In short, Amazon is building the operating system of the home – its name is Alexa – and it has all of the qualities of an operating system you might expect:
- All kinds of hardware manufacturers are lining up to build Alexa-enabled devices, and will inevitably compete with each other to improve quality and lower prices.
- Even more devices and appliances are plugging into Alexa’s easy-to-use and flexible framework, creating the conditions for a moat: appliances are a lot more expensive than software, and much longer lasting, which means everyone who buys something that works with Alexa is much less likely to switch.
It’s definitely an interesting case to make – and Ben Thomspon does it well – but I still have a very, very hard time seeing voice-driven interfaces as anything but a gimmick at this point in time. Every point I made about this subject in the Summer of 2016 still stands today – limited functionality, terrible speech recognition, inability to deal with dialects and accents, and the complete and utter lack of support for people who live multilingual lives.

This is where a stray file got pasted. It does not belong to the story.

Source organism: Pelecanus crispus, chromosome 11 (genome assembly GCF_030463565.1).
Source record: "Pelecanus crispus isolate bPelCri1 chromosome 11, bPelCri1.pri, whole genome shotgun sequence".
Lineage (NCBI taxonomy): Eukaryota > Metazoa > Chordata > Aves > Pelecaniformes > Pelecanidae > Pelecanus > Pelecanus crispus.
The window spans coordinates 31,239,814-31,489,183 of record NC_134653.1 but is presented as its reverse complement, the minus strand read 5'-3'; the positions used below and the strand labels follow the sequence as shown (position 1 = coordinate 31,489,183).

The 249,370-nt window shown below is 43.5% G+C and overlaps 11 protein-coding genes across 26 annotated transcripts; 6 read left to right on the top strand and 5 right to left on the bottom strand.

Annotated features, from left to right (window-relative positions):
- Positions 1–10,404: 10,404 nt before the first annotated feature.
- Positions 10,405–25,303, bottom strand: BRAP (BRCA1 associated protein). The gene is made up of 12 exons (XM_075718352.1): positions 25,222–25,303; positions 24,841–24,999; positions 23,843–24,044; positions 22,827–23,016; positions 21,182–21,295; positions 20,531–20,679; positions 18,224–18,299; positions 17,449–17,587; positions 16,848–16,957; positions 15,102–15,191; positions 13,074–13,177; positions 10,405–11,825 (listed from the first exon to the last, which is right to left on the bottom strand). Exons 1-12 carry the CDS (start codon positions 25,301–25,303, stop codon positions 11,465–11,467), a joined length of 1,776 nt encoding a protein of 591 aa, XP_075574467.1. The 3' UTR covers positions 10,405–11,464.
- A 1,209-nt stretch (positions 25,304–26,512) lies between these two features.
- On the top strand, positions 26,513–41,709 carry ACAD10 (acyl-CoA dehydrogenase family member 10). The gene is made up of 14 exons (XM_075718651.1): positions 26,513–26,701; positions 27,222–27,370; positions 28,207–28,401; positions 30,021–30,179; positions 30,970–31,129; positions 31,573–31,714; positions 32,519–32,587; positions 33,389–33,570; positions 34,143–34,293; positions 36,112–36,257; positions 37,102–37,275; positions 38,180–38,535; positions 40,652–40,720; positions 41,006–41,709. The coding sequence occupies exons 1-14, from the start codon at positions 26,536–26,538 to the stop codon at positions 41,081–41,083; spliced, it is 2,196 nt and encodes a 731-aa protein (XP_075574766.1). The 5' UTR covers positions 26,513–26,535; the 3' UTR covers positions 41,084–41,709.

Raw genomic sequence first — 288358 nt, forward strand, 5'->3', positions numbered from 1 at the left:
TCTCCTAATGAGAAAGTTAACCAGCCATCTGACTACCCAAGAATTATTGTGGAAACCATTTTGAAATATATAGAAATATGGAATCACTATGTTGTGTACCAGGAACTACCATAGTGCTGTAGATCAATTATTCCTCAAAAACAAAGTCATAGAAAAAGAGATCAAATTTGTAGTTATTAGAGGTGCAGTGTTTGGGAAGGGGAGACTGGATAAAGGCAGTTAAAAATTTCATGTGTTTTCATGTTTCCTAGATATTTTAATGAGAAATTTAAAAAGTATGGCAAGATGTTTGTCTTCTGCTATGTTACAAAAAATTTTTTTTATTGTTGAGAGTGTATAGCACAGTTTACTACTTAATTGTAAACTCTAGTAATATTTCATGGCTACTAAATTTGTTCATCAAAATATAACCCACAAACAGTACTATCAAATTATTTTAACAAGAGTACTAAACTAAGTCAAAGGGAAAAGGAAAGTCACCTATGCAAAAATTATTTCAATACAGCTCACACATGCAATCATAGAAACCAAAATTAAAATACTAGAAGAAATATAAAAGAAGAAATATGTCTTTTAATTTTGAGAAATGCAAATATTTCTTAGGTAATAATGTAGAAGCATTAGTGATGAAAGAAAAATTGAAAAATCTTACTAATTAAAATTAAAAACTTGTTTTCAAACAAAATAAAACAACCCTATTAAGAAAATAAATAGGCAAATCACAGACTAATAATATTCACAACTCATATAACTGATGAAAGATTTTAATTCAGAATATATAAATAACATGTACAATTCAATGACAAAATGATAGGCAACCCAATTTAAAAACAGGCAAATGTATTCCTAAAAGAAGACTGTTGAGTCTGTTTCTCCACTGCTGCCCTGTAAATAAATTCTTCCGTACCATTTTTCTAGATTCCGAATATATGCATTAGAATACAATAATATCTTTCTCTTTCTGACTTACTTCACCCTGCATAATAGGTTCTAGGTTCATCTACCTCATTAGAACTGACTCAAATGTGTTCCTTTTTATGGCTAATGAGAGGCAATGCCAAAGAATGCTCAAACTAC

I can’t hammer this last point home often enough: not a single one of the voice-driven interfaces we have today – Alexa, Siri, Google Now, Google Assistant, Cortana, whatever – support multilingual use. Some of them may allow you to go deep into a menu structure to change input language (while some, like smartwatches, even require a full wipe and reset), but that’s not a solution to the problem of switching language sometimes even several times a minute, something multilingual people have to do dozens of times every day. And again – there are literally hundreds of millions of people who lead multilingual lives.
Heck, Alexa is only available in English and German!
If voice-driven interfaces are really as important as people make them out to be, they’ve got at least a decade of development ahead of them before they become actually useful and usable for the vast majority of the world.